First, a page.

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Crown Prince Rupprecht of Bavaria And The Last Monarchs of War

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Rupprecht, Crown Prince of Bavaria, Duke of Bavaria, Franconia and in Swabia, Count Palatine by (the) Rhine (Rupprecht Maria Luitpold Ferdinand; English: Robert Maria Leopold Ferdinand; 18 May 1869 – 2 August 1955), was the last heir apparent to the Bavarian throne. During the first half of the First World War he commanded the 6th Army on the Western Front. From August 1916, he commanded Army Group Rupprecht of Bavaria, which occupied the sector of the front opposite the British Expeditionary Force.
Rupprecht achieved the rank of field marshal (Generalfeldmarschall) in July 1916 and on 28 August that year assumed command of Army Group Rupprecht, consisting of the 1st, 2nd, 6th and 7th armies. Rupprecht has been considered by some[which?] one of the best royal commanders in the Imperial German Army of World War I, possibly even the only one to deserve his command. Rupprecht came to the conclusion – much earlier than most other German generals (towards the end of 1917) – that the war could not be won, given the ever-increasing material advantage of the Allies. He also opposed the “scorched-earth” policy during withdrawals, but his royal position made a resignation on those grounds impossible for him, even though he threatened it. He eventually resigned from his command on 11 November 1918 – the day of the armistice.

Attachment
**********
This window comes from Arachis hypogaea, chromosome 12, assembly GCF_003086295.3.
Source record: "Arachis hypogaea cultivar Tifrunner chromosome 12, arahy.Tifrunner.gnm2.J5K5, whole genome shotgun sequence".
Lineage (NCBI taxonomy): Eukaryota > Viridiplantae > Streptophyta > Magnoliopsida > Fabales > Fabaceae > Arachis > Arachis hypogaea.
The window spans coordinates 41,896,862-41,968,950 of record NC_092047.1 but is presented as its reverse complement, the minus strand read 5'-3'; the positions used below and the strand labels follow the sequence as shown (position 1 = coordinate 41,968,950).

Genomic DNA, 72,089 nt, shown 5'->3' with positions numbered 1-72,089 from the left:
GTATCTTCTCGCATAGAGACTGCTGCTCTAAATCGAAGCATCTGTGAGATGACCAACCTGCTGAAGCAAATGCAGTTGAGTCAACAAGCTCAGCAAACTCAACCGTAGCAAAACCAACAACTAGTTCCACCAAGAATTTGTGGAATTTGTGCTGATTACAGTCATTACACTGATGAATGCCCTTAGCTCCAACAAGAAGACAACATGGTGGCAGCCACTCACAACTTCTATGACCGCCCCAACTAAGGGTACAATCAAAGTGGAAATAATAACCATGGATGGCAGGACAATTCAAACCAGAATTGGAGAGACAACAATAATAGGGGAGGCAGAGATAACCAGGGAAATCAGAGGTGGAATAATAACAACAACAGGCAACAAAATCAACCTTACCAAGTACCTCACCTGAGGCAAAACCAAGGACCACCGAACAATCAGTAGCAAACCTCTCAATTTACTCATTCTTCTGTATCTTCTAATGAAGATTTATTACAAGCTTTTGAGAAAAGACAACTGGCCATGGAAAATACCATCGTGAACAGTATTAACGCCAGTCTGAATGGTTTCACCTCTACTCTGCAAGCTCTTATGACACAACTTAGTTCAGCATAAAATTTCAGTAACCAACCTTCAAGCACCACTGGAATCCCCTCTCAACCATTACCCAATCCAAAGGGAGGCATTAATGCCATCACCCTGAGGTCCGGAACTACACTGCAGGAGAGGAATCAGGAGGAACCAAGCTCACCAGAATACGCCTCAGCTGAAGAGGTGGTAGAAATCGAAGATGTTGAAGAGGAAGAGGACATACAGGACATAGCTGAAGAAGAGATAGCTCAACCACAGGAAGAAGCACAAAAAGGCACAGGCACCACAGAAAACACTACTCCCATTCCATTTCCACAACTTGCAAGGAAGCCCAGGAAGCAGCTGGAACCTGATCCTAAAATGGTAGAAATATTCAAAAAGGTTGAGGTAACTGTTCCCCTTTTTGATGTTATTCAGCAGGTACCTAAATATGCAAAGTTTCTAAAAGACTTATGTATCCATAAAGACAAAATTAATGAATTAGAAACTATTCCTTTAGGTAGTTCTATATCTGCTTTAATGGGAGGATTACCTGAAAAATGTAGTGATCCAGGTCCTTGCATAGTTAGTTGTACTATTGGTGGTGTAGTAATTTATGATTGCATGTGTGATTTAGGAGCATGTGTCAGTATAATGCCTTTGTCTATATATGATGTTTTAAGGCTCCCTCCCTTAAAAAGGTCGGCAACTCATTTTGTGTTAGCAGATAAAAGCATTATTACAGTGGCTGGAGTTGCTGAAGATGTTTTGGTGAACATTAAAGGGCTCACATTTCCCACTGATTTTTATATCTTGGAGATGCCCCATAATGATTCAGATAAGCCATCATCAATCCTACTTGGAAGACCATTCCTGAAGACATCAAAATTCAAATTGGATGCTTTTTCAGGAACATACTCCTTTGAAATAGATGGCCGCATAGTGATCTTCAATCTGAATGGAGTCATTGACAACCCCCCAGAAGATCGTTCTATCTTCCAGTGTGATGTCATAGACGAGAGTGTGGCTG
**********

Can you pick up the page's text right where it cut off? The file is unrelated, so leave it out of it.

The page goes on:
An excerpt from, “Monarchies and the Great War” Reviewed by Mario Draper, University of Kent, September 23, 2019:
The aim of this edited volume is to examine how monarchies acted (or were perceived to act) under the stresses of war and the degree to which this can inform our understanding about the survival or collapse of the various dynasties directly affected by the First World War. In a mammoth forty-page introduction, the two editors – along with input from Christopher Brennan – put forward strong revisionist arguments against the notions that monarchy, if not already a superfluous institution by 1914, certainly became so by war’s end. Instead, they call upon scholars to build on the preliminary work carried out by the contributors in this volume to ‘challenge and problematize both the idea of irrelevance of monarchy as an institution and thereby promote a more nuanced consideration of the ways in which dynasties seized the opportunities and expectations of their subjects’ (p. 23). In drawing together aspects of the British, German, Austro-Hungarian, Ottoman, Italian, Belgian, and Japanese monarchies, Glencross and Rowbotham confidently demonstrate that the individuals involved, and the institution as a collective, were not ‘merely’ passive and symbolic but rather active and literal embodiments of national identities with the power to influence events that many have disregarded as beyond their control (p. 11).

An excerpt from, “Monarchies and the Great War” edited by Matthew Glencross and Judith Rowbotham, Palgrave Macmillan, 2019, Pg. 3-4 (Source):